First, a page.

Since 1885, the Minneapolis Public Library, with the fourth largest metropolitan collection in the country, has changed the lives of millions of people by providing ready access to knowledge and information and serving as a source of community pride and economic stimulation. The new, recently-completed Central Library, the main branch of the library system, has become a vital civic landmark and cultural center for the City and the region. Replacing an outdated facility, the new library building houses the state’s largest public library collection of printed and electronic media.
The library serves as a vital community resource, providing extensive research and educational access as well as enlightening and enriching programs to the public. With over 353,000 ft2 of floor space, an additional 140,000 ft2 of underground parking and easy access to public transportation, the building is a welcoming and accessible hub for learning and exchange. The majority of the new library’s collection is on open shelves, putting nearly 100% of materials — compared with the previous 15% — at users’ fingertips. Doubling the number of computers has allowed more people access to technology.
The new Minneapolis Central Library acts as a gateway and anchor at the north end of the City’s downtown mall. The exterior of the new building was designed to enhance the urban character of the City and to attract visitors from all directions. The library block is shaped by the juncture of two major street grids: the business district to the South, and the arts district to the West. The shifting urban geometry of the site carries through into the public space of the building, informing the shape of the 5-story, glass-enclosed Galleria. Nestled between these two major street grids, the Galleria becomes the “living room” for the City.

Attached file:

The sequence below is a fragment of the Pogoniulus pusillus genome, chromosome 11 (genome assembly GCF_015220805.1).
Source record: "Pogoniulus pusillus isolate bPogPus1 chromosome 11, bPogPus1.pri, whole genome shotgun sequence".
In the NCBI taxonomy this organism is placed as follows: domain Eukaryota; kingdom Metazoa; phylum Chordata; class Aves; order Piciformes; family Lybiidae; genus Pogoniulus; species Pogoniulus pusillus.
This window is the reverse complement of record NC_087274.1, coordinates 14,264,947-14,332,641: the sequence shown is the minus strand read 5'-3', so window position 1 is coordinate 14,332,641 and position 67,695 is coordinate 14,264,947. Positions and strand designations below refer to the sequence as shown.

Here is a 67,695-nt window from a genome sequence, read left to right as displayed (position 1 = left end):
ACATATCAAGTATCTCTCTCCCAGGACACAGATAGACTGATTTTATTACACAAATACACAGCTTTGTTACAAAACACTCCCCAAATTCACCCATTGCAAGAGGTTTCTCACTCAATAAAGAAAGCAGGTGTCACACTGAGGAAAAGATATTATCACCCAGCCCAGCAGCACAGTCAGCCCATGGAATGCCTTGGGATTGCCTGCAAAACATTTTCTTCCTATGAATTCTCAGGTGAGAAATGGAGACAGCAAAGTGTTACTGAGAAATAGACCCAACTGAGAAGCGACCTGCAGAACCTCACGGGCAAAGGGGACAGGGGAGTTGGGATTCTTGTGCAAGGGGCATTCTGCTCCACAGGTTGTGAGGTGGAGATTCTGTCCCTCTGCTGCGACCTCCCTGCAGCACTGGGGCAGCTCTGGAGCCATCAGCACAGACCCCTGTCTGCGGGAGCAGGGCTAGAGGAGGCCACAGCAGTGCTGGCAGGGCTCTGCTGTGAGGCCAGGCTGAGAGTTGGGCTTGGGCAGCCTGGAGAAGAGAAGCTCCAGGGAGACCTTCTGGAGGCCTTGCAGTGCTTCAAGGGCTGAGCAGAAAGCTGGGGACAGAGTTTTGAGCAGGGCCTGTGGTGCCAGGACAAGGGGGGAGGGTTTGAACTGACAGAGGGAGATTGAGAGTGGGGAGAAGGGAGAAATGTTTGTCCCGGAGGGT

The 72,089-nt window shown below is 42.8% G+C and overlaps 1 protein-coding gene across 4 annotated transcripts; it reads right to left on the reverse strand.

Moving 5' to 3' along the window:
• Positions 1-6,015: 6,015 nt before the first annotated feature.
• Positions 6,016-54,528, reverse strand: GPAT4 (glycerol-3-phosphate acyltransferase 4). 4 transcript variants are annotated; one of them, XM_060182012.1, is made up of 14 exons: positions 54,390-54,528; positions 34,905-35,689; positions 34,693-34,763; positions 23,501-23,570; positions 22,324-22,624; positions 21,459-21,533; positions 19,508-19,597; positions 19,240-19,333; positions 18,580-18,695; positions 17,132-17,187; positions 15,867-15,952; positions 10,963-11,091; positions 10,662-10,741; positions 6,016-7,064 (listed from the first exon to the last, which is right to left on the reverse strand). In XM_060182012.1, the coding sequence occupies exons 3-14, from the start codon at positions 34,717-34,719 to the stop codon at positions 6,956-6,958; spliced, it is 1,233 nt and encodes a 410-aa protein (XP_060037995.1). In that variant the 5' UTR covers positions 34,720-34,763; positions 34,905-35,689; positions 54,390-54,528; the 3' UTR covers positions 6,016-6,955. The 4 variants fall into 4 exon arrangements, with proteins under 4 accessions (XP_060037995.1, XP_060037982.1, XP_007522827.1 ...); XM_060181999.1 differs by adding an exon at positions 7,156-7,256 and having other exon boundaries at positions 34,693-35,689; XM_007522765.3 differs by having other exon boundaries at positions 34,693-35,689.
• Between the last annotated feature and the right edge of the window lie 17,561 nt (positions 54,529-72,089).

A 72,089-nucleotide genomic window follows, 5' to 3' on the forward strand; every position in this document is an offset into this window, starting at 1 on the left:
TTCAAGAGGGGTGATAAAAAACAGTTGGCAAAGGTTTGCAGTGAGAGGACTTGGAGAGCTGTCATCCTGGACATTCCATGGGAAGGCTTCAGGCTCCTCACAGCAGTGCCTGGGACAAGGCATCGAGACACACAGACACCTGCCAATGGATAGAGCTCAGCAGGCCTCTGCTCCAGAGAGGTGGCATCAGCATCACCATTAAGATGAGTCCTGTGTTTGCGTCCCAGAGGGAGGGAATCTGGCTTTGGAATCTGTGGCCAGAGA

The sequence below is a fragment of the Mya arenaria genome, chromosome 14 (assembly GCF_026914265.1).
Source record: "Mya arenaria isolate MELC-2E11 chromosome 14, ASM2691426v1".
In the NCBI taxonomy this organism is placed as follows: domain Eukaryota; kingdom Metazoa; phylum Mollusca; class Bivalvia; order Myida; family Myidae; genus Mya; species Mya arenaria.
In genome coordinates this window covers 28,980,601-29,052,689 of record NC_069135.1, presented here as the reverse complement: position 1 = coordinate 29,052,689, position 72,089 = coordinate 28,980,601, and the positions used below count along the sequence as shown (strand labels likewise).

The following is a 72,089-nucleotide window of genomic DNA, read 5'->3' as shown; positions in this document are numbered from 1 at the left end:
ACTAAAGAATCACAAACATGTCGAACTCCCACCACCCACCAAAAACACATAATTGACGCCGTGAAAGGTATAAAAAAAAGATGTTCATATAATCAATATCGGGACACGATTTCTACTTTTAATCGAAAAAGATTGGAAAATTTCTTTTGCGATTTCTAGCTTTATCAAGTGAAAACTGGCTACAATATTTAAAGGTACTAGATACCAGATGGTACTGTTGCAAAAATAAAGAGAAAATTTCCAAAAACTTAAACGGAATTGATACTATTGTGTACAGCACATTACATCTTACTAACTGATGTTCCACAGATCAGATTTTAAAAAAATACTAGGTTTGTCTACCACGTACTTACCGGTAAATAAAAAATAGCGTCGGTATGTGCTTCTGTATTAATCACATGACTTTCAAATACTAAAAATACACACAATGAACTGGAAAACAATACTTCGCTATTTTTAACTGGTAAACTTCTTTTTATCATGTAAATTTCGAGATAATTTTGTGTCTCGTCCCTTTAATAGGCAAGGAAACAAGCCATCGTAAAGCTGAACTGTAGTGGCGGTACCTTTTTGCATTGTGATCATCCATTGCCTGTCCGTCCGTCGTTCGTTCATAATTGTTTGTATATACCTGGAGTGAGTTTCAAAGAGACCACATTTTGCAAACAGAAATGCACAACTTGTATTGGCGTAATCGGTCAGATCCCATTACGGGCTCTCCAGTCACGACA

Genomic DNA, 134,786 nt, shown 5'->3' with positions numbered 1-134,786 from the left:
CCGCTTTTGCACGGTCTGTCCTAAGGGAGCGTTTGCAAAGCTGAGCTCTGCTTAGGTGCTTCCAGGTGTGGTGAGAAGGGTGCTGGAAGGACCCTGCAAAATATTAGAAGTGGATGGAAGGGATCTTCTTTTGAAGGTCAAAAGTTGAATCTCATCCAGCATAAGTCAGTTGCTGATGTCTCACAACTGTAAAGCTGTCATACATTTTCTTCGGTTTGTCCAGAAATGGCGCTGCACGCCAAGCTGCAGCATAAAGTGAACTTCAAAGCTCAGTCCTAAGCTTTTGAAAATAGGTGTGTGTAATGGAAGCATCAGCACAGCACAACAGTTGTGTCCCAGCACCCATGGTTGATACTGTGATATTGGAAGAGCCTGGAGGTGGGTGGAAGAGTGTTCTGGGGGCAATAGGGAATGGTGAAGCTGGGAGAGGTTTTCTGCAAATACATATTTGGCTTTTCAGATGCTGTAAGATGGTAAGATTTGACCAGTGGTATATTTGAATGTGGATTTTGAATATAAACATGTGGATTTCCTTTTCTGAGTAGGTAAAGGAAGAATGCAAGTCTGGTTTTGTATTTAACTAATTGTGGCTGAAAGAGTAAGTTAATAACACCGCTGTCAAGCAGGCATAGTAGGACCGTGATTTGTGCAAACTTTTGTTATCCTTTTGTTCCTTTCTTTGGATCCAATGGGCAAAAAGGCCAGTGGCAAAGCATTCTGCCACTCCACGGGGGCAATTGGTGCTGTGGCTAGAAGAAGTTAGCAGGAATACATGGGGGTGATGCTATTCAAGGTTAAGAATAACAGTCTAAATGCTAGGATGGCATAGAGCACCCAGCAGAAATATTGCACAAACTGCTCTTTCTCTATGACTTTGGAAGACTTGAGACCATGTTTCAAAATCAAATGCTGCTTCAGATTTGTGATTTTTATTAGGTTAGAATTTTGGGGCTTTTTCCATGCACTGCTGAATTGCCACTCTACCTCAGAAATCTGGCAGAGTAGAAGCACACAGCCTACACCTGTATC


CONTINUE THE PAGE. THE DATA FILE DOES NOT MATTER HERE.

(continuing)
Above the Galleria floats a wing-like, steel-truss roof that spans over the building’s two main entrances. This wing-like shape represents the library’s larger presence within the downtown community. The future planetarium dome on the northwest corner will shape the urban character of the building and provides a highly-visible urban marker. The two levels of below-grade parking and three future skyway connections tie the project into the city’s pedestrian and vehicular patterns.
Local, buff-colored Minnesota limestone bands run horizontally between the glass walls that make up the majority of the building’s skin. Ceramic fritted patterns representing the region’s natural landscape, such as water, snow, trees and prairie grass, infuse life into the glass walls of the building and contribute much to the identity of this great public building.
The Minneapolis Central Library has also been designed to be environmentally sustainable. An 18,560 ft2 green roof was incorporated to enhance storm water management practices and reduce the urban heat island effect. The library is 27% more energy efficient than required by the energy code, and is provided with excellent daylighting features, which promote a healthy building environment. Glazing on the glass walls minimizes solar gain on the east, west and south facades, while 96% of the previous existing library was recycled as was construction waste whenever possible.